Stone to Introduce Legislation to Require Coastal Commission Lobbying Transparency

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FOR IMMEDIATE RELEASE
February 11, 2016

STONE TO INTRODUCE LEGISLATION TO REQUIRE COASTAL COMMISSION LOBBYING TRANSPARENCY 

SACRAMENTO – Following yesterday’s removal of Dr. Charles Lester as Executive Director of the California Coastal Commission, Assemblymember Mark Stone (D-Monterey Bay) has announced his intent to introduce legislation to end the opaque practice of allowing lobbyists to lobby Commissioners without the public’s knowledge on who is being represented or what is being requested.  Stone is joined by Speaker Toni Atkins (D-San Diego) and other legislative colleagues.

On Thursday, Stone sent a letter to the staff of the Coastal Commission describing his faith in their efforts to preserve coastal access and protect the fragile coastal environment.  The text of the letter is printed below and is attached:

February 11, 2016

To: California Coastal Commission Agency Staff

Re: Open Letter to Coastal Commission Staff following the Removal of Executive Director Dr. Charles Lester

Dear Coastal Commission Staff,

With the inexcusable firing of your Executive Director, Dr. Charles Lester, each of you undoubtedly has grave concerns for the future of the Agency and coastal resources. By removing Dr. Lester in the way that the Commissioners did, following a day-long hearing with virtually uninterrupted public comment supporting Dr. Lester’s work, it is tempting to conclude that the Commissioners have sent the message to you that your work during his tenure has not been respected or valued. You may think that you have pushed developers too far by requiring them to prioritize protecting coastal resources, allow for coastal access and consider the effects of their proposed development on those with adjacent properties or down coast. While some Commissioners had that intent, the people of California clearly feel very differently.

Thanks to your critical work, all Californians, regardless of income or ownership of coast-adjacent property, enjoy access to a preserved coastal environment in a way that no other coastal state residents experience.  And make no mistake: while your actions have angered a minority of individuals who argue for unchecked development policies, your work to protect the coast has resulted in significant measurable economic benefits to entire coastal communities who rely on recreation, tourism, and fisheries, as well as immeasurable environmental benefits to this one-of-a-kind, fragile, special coastal ecosystem.  Though your successes are too numerous to list, I am compelled to provide some key examples of the work that you have done for which Californians are grateful:

  • In August 2015, the California Coastal Commission unanimously adopted a California Sea Level Rise Policy Guidance document prepared by Dr. Lester and staff.  Training events designed to assist local communities in implementing this document are underway.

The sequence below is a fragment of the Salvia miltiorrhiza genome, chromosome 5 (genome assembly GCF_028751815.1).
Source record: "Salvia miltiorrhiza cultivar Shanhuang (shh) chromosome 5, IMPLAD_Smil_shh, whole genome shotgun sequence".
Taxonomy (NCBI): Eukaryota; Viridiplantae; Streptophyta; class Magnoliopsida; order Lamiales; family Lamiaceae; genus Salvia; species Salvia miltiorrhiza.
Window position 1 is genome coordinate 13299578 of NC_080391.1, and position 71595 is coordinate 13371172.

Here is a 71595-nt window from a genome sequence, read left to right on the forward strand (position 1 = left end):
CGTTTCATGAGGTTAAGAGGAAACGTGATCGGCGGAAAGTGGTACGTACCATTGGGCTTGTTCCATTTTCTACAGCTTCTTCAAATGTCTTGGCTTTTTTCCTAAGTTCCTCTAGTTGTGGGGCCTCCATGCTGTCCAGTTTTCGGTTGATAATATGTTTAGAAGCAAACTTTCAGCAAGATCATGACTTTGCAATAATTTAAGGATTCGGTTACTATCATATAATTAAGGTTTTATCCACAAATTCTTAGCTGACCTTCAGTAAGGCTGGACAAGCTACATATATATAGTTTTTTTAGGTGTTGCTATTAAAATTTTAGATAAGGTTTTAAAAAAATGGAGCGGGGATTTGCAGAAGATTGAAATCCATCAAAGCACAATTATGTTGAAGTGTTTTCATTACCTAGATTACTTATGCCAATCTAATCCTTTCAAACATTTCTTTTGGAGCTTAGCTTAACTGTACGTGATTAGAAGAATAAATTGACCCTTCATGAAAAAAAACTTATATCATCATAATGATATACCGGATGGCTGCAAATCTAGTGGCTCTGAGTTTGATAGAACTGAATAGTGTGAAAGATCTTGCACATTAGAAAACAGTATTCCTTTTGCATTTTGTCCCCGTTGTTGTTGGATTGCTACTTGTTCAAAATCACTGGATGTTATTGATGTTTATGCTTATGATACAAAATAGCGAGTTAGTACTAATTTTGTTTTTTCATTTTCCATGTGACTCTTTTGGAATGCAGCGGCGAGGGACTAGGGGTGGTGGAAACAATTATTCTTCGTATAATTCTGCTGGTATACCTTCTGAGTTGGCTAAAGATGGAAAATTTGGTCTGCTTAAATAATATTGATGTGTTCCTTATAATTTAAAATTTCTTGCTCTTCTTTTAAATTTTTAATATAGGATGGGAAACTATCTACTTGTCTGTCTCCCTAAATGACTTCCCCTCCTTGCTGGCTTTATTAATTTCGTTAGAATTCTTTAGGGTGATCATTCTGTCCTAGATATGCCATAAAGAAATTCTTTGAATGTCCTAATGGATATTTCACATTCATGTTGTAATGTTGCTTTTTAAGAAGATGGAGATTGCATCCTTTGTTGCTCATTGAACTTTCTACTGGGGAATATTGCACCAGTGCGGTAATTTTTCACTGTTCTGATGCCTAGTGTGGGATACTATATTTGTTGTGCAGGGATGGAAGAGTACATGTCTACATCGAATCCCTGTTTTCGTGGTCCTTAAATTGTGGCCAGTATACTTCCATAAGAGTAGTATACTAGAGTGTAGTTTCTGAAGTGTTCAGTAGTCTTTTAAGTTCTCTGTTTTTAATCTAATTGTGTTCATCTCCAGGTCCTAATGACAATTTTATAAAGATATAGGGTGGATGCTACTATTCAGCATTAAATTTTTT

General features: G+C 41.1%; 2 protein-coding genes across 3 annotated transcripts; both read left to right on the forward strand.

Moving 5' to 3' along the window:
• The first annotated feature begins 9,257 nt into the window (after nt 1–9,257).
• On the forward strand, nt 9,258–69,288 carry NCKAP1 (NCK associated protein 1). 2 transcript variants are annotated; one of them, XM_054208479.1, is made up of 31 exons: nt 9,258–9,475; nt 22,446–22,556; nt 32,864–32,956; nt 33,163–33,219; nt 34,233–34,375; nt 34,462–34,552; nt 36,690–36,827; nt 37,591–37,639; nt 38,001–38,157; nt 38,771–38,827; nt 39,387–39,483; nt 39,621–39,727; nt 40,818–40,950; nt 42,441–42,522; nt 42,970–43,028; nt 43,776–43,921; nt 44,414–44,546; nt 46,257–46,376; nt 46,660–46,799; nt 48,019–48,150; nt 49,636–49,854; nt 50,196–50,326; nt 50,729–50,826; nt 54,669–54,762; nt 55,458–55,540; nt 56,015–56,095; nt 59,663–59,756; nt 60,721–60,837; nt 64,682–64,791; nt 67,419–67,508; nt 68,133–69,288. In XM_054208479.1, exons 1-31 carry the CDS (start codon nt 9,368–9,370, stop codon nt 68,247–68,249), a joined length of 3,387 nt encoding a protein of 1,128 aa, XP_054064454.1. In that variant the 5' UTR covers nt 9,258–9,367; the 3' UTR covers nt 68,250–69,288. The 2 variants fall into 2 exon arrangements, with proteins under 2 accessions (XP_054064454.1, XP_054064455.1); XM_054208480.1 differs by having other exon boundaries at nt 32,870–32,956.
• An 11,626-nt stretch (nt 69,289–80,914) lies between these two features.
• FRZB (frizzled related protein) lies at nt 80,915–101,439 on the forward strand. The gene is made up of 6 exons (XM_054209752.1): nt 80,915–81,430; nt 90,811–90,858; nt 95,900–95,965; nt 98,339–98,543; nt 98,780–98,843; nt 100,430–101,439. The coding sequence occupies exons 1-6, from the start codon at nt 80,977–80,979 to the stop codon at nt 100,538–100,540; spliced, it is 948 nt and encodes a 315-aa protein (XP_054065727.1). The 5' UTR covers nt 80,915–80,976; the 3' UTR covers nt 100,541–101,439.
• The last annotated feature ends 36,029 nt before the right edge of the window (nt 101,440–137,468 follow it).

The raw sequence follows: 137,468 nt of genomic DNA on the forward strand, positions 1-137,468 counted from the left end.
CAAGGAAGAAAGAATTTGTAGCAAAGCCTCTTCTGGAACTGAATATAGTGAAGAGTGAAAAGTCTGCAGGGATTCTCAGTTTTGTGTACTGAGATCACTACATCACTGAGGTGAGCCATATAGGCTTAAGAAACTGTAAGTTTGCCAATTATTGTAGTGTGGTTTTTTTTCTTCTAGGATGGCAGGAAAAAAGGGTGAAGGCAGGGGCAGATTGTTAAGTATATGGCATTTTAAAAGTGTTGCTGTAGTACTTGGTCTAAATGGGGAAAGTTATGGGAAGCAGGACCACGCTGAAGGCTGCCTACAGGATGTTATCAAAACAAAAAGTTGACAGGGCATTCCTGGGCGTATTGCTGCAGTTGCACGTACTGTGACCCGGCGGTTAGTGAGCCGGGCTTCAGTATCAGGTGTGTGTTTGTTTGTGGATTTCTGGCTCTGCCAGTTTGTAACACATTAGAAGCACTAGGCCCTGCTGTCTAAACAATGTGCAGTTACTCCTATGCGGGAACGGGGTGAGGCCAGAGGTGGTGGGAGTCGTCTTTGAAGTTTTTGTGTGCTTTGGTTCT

• Commission staff is currently supporting the update of Local Coastal Plans across the state; staff is providing direct financial assistance and support to local communities revising these plans to address sea level rise and climate change impacts.
  • In 2014, the Governor and Legislature expanded the Commission’s authority to impose fines against those impeding the public’s right to access beaches.  With this new authority, Dr. Lester and staff have successfully eliminated obstructions to beach access around the state.  Staff has also significantly reduced processing times for coastal development permits and appeals under Dr. Lester’s direction.

Prior to the vote to remove the director, certain Commissioners blamed Dr. Lester, and by extension, you as staff, for certain deficiencies which are actually the responsibilities of the Commissioners to address.  When an organizational deficiency at a governing board exists, such as a lack of staff diversity, it is the Commissioners’ obligation to address that deficiency in appropriate ways. It is a dereliction of duty to complain about a deficiency without using the Commission’s power to respond to the deficiency – for instance, by holding a public hearing on the topic, establishing the scope of the issue, detailing an action plan, and seeking measureable results. These Commissioners have blamed Dr. Lester for what actually amounts to their own failure.

Given the depth of the failure of the Commission to address its own concerns, and given that this failure clearly results from the inappropriate influence of lobbyists through activities that constitute a violation of public disclosure laws in virtually all other interactions with California governing boards, I will jointly introduce, along with Speaker Toni Atkins and other colleagues, legislation to close this loophole.  It is my hope that this legislation will end the unethical, opaque practice of allowing lobbyists to lobby Commissioners without the public’s knowledge on who is being represented or what is being requested.

Former Coastal Commission Executive Director Peter Douglas was often quoted as saying, “The coast is never saved.  It’s always being saved.” The removal of Dr. Lester is an ominous reminder that that is indeed the case.

I urge you to continue your important, invaluable work in protecting coastal access to all Californians and in protecting coastal resources now and in the future.

Sincerely,

Mark Stone

Assemblymember, 29th Assembly District

Click here to view the letter.

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